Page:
These diagnostic tools use data sets of images to train and learn. But visual data sets can be perturbed that prevent deep learning algorithms from correctly classifying images. Deep neural networks are highly vulnerable to visual perturbations that are practically impossible to detect with the naked eye, yet causing the AI to misclassify images.

In future implementations of AI-assisted medical diagnostic tools, these perturbations pose a serious threat. More generally, the perturbations are real and may already be affecting the filtered information that reaches us every day. These vulnerabilities underscore the importance of certifying AI technology and monitoring its reliability.

h/t phys.org March 15, 2017 news item

As I noted earlier, these are not the kind of presentations you’d expect at an ‘entertainment’ festival.

Peripheral nerves (a rat’s) regenerated when wrapped with nanomesh fiber

A Feb.28,2017 news item on Nanowerk announces a proposed nerve regeneration technique (Note: A link has been removed),

A research team consisting of Mitsuhiro Ebara, MANA associate principal investigator, Mechanobiology Group, NIMS, and Hiroyuki Tanaka, assistant professor, Orthopaedic Surgery, Osaka University Graduate School of Medicine, developed a mesh which can be wrapped around injured peripheral nerves to facilitate their regeneration and restore their functions (Acta Biomaterialia, “Electrospun nanofiber sheets incorporating methylcobalamin promote nerve regeneration and functional recovery in a rat sciatic nerve crush injury model”).

This mesh incorporates vitamin B12—a substance vital to the normal functioning of nervous systems—which is very soft and degrades in the body. When the mesh was applied to injured sciatic nerves in rats, it promoted nerve regeneration and recovery of their motor and sensory functions.

A Feb. 27, 2017 Japan National Institute for Materials Science (NIMS) press release for Osaka University, which originated the news item, provides more detail,

Artificial nerve conduits have been developed in the past to treat peripheral nerve injuries, but they merely form a cross-link to the injury site and do not promote faster nerve regeneration. Moreover, their application is limited to relatively few patients suffering from a complete loss of nerve continuity. Vitamin B12 has been known to facilitate nerve regeneration, but oral administration of it has not proven to be very effective, and no devices capable of delivering vitamin B12 directly to affected sites had been available. Therefore, it had been hoped to develop such medical devices to actively promote nerve regeneration in the many patients who suffer from nerve injuries but have not lost nerve continuity.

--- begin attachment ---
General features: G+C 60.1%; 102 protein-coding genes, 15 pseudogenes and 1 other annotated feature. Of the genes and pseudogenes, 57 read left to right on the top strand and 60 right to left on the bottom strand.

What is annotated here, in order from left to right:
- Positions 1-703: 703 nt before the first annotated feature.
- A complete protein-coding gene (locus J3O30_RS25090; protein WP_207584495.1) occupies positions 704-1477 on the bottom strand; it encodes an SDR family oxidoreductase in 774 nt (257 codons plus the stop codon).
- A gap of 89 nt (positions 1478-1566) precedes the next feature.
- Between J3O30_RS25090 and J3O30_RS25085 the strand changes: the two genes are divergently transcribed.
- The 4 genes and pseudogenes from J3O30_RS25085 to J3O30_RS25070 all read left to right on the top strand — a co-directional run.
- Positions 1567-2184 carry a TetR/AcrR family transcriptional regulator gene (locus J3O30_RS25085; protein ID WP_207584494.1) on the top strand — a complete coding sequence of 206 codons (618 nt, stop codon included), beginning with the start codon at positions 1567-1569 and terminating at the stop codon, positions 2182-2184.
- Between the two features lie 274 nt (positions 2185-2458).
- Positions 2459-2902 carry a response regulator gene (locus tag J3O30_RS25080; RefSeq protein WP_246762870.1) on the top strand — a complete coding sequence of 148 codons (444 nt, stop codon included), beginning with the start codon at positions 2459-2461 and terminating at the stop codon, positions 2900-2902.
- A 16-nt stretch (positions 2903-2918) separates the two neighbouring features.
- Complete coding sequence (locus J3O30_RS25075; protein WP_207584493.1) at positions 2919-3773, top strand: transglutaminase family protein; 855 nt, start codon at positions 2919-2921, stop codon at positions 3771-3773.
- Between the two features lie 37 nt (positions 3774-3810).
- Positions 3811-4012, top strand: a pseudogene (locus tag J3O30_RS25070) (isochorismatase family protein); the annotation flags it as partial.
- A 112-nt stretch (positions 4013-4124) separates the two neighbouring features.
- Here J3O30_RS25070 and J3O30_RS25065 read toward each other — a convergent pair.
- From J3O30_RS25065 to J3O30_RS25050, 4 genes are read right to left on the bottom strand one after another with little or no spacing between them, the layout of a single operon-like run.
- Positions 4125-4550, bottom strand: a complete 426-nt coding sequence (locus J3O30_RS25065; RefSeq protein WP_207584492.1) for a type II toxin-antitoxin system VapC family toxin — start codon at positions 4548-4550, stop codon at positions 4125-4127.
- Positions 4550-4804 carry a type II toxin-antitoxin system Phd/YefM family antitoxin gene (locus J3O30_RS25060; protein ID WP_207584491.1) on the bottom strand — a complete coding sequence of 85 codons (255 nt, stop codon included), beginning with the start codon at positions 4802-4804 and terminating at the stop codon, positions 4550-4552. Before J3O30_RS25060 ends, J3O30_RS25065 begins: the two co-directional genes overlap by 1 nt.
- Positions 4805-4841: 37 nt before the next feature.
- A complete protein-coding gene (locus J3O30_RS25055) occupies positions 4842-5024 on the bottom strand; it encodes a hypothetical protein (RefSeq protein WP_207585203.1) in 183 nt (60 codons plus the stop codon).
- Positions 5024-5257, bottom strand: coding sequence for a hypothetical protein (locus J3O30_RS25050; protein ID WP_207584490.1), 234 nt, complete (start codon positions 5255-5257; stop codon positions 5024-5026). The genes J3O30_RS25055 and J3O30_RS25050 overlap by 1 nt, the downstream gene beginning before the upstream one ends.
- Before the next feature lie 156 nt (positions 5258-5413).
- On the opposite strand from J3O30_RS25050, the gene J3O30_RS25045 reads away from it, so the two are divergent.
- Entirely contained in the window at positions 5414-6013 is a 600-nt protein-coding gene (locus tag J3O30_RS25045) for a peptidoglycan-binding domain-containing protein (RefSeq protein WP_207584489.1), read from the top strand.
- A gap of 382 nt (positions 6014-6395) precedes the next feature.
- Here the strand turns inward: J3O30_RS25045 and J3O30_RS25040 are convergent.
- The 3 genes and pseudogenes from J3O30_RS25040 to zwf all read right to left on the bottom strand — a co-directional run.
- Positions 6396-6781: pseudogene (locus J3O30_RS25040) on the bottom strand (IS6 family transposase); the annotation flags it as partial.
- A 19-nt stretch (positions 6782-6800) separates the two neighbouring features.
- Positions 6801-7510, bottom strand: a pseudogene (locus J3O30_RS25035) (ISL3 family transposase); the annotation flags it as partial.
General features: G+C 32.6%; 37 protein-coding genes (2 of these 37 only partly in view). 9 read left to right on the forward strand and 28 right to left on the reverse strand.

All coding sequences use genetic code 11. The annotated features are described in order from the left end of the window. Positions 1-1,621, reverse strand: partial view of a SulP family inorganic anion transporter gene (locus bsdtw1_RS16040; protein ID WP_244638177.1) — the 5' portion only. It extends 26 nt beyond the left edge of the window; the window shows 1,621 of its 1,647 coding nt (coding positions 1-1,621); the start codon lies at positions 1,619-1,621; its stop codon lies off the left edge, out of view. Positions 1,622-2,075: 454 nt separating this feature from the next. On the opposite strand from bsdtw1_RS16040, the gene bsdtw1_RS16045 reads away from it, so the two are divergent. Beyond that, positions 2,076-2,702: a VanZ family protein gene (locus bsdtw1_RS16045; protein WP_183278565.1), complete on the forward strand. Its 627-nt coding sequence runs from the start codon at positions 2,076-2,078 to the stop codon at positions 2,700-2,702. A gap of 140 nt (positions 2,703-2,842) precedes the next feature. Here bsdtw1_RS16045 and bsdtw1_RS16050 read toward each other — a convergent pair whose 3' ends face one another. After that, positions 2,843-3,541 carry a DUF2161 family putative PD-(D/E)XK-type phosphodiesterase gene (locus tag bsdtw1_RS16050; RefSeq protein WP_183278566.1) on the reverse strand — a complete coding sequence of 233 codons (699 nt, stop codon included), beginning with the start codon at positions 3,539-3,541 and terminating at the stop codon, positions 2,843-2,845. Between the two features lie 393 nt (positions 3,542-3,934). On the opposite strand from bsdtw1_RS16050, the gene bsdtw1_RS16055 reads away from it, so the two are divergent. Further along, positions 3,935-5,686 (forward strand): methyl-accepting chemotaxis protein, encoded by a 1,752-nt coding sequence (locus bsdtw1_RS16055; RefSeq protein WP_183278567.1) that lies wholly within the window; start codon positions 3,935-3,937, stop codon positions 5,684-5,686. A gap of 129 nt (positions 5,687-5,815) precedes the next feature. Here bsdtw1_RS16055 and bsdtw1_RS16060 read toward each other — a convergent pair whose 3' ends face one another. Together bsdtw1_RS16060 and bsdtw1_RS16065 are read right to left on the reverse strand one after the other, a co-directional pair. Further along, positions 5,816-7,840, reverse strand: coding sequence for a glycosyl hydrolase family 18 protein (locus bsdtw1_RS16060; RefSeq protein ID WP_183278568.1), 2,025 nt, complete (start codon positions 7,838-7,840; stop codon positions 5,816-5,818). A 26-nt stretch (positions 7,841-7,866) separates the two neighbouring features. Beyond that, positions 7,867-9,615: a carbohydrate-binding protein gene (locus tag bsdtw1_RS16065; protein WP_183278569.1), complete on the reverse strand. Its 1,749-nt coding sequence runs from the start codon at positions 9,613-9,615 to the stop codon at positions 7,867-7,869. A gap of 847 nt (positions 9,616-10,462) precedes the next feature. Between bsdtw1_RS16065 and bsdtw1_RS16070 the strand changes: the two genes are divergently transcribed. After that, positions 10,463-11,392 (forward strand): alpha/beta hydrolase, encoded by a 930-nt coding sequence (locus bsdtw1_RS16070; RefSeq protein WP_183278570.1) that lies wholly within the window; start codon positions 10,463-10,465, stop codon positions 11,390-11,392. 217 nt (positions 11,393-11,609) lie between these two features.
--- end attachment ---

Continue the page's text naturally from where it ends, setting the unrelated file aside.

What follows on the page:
The NIMS-Osaka University joint research team recently developed a special mesh that can be wrapped around an injured nerve which releases vitamin B12 (methylcobalamin) until the injury heals. By developing very fine mesh fibers (several hundred nanometers in diameter) and reducing the crystallinity of the fibers, the team successfully created a very soft mesh that can be wrapped around a nerve. This mesh is made of a biodegradable plastic which, when implanted in animals, is eventually eliminated from the body. In fact, experiments demonstrated that application of the mesh directly to injured sciatic nerves in rats resulted in regeneration of axons and recovery of motor and sensory functions within six weeks.

The team is currently negotiating with a pharmaceutical company and other organizations to jointly study clinical application of the mesh as a medical device to treat peripheral nerve disorders, such as CTS.

This study was supported by the JSPS KAKENHI program (Grant Number JP15K10405) and AMED’s Project for Japan Translational and Clinical Research Core Centers (also known as Translational Research Network Program).

Figure 1. Conceptual diagram showing a nanofiber mesh incorporating vitamin B12 and its application to treat a peripheral nerve injury.

Here’s a link to and a citation for the paper,

Electrospun nanofiber sheets incorporating methylcobalamin promote nerve regeneration and functional recovery in a rat sciatic nerve crush injury model by Koji Suzuki, Hiroyuki Tanaka, Mitsuhiro Ebara, Koichiro Uto, Hozo Matsuoka, Shunsuke Nishimoto, Kiyoshi Okada, Tsuyoshi Murase, Hideki Yoshikawa. Acta Biomaterialia http://dx.doi.org/10.1016/j.actbio.2017.02.004 Available online 5 February 2017

This paper is behind a paywall.